The Big Issue's All-Women Soccer All-Stars

7 March 2018 Street Soccer

The Big Issue's All-Women Soccer All-Stars

This is Debi.

She had never heard of soccer until her late 50s.

Now she's a regular participant at the women's-only stream of our Community Street Soccer Program in North Melbourne.

Last year she even won the team 'best and fairest' award.

"I'm definitely not the fastest, some of the young girls are much faster than me,' Debi says, "But every week I give it my best shot. I'm consistent."

Every Thursday afternoon at North Melbourne Community Centre, around 15 women who come from different walks of life – but have all faced disadvantage and hardship – are brought together by soccer.

The Big Issue has been running the women's street soccer program for more than 10 years. While part of the broader Community Street Soccer Program, it's the only all-women's team in the country.

The program supports women who are marginalised or disadvantaged, many of whom have experienced homelessness, domestic violence, addiction and mental illness.

Getting active and being part of a team gives women hope and a sense of belonging.

Debi is one of the inspiring women on the team. She joined 18 months ago after growing tired of being told to 'slow down' in her over-50s walking soccer group.

"My first day was a round robin tournament. It made me nervous, I'd only done walking soccer then, so I thought, 'Oh God it's different,'" she says.

"I was really slow when I first came, but then a girl who hadn't been here for a year saw me and said, 'God you can run fast now'. So I've come a long way."

Debi was given the 'best and fairest' award at the women's street soccer Christmas party last year by coaches Jill and Bree.

"I was surprised, I was in shock," Debi says. "But it gave me some confidence. It took me a long time to learn, I was no natural. I used to often go home sad because I liked playing it, but I thought, 'I'm just so hopeless'. Although people tell me a year to play soccer isn't a bad effort.

Debi, who has settled into the position of defender, says street soccer has had an immensely positive impact on her life.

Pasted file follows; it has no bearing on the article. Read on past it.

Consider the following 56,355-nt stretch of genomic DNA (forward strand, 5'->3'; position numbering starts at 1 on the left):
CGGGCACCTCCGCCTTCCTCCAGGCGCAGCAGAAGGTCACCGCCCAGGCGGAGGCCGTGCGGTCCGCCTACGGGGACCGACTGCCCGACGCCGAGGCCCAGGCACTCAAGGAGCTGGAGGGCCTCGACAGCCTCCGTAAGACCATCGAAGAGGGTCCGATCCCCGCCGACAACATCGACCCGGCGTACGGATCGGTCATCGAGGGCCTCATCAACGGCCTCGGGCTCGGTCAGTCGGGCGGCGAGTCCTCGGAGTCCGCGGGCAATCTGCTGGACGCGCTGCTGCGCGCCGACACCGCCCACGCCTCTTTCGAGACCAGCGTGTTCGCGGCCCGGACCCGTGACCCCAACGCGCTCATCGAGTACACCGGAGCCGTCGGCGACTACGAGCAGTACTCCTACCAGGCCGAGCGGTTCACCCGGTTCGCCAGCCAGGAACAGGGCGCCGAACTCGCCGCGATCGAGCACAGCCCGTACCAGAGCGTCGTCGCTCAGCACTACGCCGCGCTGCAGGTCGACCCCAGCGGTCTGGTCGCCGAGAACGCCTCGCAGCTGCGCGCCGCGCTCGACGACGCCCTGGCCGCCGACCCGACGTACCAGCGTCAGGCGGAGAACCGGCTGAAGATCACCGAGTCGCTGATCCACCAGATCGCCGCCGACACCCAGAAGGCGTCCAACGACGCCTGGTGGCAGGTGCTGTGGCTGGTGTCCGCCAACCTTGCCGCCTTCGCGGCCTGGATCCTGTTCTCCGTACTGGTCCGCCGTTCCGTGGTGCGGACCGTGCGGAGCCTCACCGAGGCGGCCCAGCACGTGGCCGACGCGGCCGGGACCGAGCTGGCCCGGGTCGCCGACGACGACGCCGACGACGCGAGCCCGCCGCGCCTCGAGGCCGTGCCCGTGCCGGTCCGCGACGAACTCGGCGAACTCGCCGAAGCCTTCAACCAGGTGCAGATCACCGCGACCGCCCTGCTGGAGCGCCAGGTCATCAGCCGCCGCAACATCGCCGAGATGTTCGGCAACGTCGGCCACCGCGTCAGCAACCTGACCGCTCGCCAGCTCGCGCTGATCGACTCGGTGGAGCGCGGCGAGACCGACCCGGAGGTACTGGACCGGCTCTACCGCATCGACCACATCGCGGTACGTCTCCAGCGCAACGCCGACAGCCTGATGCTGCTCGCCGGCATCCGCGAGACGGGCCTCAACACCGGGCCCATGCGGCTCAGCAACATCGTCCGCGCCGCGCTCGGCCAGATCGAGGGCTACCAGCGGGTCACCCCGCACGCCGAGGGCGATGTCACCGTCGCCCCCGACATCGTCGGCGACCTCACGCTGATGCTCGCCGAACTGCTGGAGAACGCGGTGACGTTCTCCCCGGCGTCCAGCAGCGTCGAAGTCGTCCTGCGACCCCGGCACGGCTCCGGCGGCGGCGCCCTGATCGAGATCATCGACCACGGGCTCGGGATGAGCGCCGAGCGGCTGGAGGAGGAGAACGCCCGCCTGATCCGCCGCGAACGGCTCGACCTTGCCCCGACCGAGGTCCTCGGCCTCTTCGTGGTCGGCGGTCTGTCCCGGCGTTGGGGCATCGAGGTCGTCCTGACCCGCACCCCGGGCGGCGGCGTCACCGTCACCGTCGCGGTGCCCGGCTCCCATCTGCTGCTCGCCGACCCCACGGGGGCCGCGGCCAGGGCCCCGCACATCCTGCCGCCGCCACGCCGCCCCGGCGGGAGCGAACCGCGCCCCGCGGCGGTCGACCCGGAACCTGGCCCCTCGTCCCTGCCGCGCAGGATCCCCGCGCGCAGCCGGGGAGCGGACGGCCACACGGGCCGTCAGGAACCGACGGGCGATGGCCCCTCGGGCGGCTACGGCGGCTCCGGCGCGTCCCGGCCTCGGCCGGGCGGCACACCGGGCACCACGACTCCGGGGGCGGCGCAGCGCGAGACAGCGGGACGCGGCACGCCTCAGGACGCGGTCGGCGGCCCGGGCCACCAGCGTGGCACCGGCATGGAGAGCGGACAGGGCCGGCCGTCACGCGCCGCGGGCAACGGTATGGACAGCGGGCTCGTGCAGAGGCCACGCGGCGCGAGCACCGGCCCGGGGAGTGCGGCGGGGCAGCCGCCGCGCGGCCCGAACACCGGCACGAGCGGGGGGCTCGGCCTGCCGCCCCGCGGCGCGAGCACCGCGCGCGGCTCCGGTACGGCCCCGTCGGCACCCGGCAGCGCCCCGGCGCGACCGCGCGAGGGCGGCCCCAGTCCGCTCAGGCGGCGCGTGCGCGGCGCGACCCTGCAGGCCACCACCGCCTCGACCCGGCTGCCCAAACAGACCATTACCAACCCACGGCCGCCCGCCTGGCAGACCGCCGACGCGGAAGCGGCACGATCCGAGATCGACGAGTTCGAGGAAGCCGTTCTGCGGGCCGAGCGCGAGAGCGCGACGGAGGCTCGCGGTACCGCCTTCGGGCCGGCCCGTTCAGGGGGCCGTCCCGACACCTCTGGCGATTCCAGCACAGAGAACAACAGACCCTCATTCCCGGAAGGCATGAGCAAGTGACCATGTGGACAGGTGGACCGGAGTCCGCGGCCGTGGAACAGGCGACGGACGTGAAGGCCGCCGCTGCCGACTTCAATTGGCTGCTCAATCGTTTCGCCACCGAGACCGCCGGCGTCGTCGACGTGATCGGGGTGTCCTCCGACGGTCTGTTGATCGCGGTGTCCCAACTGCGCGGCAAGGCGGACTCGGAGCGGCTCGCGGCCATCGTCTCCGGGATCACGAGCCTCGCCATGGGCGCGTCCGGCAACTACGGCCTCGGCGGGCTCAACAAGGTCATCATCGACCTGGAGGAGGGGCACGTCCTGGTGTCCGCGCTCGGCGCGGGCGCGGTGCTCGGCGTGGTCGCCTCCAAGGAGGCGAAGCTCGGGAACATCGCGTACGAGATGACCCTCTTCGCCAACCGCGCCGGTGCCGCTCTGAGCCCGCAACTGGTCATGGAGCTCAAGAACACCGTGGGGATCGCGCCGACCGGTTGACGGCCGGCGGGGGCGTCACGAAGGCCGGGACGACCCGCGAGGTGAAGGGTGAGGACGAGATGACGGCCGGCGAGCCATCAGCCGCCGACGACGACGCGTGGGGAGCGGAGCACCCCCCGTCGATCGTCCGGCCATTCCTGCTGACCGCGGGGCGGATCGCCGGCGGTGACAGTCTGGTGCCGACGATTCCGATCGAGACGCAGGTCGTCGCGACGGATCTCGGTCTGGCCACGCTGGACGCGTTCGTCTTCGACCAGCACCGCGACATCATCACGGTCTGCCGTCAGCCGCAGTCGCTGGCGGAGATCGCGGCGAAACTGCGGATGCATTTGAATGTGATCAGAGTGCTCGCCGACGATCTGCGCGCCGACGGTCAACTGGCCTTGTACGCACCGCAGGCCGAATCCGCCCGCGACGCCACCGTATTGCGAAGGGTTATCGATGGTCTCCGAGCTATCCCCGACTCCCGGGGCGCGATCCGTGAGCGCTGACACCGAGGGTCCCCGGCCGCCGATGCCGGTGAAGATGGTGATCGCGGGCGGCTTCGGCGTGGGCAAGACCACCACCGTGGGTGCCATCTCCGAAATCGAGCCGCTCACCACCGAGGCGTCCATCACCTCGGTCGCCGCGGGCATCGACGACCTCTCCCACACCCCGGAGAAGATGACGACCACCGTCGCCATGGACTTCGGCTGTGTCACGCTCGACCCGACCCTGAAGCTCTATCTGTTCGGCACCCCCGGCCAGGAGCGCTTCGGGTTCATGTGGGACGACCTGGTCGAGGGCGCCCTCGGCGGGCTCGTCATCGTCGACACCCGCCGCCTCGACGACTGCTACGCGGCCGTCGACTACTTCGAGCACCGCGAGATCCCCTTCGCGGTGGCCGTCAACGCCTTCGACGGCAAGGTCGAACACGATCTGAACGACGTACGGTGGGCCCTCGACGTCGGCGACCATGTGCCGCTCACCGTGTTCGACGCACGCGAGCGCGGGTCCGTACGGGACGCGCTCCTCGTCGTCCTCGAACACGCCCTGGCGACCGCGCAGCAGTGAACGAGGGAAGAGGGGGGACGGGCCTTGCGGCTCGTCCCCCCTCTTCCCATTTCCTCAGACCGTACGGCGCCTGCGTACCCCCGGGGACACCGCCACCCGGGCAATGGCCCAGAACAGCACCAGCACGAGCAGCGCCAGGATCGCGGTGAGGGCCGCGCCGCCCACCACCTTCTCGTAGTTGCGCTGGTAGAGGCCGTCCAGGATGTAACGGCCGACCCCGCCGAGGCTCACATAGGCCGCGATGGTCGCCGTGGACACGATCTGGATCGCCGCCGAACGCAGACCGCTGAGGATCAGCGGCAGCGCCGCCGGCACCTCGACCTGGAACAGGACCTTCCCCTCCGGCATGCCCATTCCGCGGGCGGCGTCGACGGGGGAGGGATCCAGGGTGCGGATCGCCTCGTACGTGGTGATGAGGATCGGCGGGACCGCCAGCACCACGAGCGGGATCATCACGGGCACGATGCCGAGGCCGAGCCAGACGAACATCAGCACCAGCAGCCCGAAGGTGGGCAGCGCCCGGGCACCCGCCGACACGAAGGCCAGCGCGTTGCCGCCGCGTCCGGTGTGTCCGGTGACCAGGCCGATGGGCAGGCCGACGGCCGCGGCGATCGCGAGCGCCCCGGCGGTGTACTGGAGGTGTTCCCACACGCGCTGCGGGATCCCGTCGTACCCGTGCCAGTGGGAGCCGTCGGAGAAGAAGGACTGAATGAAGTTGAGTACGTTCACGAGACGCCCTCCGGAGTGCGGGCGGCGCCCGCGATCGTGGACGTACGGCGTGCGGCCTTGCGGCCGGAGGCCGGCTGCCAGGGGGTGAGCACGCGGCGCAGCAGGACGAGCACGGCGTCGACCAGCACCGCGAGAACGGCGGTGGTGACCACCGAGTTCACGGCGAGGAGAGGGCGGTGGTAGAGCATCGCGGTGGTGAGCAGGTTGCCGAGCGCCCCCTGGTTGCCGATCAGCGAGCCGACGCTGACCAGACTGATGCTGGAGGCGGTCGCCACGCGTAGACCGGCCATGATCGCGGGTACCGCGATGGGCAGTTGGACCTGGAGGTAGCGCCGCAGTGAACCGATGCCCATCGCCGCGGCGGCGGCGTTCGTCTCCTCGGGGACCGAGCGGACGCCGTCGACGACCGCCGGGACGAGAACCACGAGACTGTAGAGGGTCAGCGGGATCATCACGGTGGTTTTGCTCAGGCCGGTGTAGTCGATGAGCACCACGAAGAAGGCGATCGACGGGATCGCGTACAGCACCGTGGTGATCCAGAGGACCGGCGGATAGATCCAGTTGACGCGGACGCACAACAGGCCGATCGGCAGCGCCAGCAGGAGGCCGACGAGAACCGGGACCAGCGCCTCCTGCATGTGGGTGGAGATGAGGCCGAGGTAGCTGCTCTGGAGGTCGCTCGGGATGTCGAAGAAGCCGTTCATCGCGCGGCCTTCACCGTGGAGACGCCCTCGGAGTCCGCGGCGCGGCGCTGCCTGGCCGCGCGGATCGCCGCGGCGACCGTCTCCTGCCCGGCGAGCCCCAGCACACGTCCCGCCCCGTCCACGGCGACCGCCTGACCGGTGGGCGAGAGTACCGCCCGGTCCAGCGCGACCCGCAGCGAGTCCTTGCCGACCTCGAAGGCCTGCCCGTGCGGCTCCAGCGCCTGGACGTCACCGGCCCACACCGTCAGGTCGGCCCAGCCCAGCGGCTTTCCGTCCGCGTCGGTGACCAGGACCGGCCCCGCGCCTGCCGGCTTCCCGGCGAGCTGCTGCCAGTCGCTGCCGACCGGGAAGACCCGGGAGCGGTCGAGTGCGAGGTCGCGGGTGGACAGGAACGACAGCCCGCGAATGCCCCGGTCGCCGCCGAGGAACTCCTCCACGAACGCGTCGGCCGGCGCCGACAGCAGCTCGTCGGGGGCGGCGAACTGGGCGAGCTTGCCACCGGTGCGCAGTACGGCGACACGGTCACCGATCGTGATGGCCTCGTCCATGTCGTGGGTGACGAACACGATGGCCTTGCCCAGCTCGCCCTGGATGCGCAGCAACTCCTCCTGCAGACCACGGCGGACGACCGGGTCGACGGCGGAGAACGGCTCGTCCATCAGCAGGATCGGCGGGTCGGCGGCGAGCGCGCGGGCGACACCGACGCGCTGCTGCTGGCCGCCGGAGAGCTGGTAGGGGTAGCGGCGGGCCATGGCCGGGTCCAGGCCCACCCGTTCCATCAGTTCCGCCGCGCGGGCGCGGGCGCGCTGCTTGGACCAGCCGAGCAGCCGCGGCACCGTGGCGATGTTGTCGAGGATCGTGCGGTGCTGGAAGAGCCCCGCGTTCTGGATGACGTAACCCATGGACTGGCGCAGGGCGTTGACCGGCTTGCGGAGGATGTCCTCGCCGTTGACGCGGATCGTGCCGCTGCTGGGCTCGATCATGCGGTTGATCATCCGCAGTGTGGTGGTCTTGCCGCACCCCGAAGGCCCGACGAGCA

"I've had quite a difficult life, no one would have every believed I would have ended up playing soccer at 60. I was a very heavy drinker in my earlier years. And I have some mental health issues too. I have mild schizophrenia and depression, so there were a lot of overdoses when I was younger," she says.

"When you have those problems you've got to keep yourself happy and active. I'm pretty good now – the doctor says I'm good as gold.

"And it gives you extra strength. People knock on my door and say, 'Can you open this jar for me'. It's given me more confidence physically."

And Debi loves just getting outside and spending time with the other women.

"I'm on the pension and I find it really difficult to go out and do things, which drives me mad. It's really good that it's free, you can come along and have a good time, it's wonderful," Debi says. 

"I like the open space and being on the ground. I live in a unit in the middle of the city, so there's no outside area at all. And I like the social aspect; I've got friends here now and I look forward to it."

Jill and Bree, who coach the women each week with the support of volunteers, encourage the players to socialise on and off the pitch. They regularly attend Melbourne City games together.

To celebrate International Women's Day on Thursday 8 March, the women will join Melbourne's rally for gender equality after training. 

For anyone thinking of trying out street soccer, "Go ahead," is Debi's message. "I'm always trying to recruit people, it doesn't matter what age.

"I think Helen's 70-something and she can kick wonderful goals, she's a real striker. It's a myth that you get weaker with old age, because I've gotten stronger with age."

Along with word of mouth, players are often referred to the program though community services. To refer a player click here.

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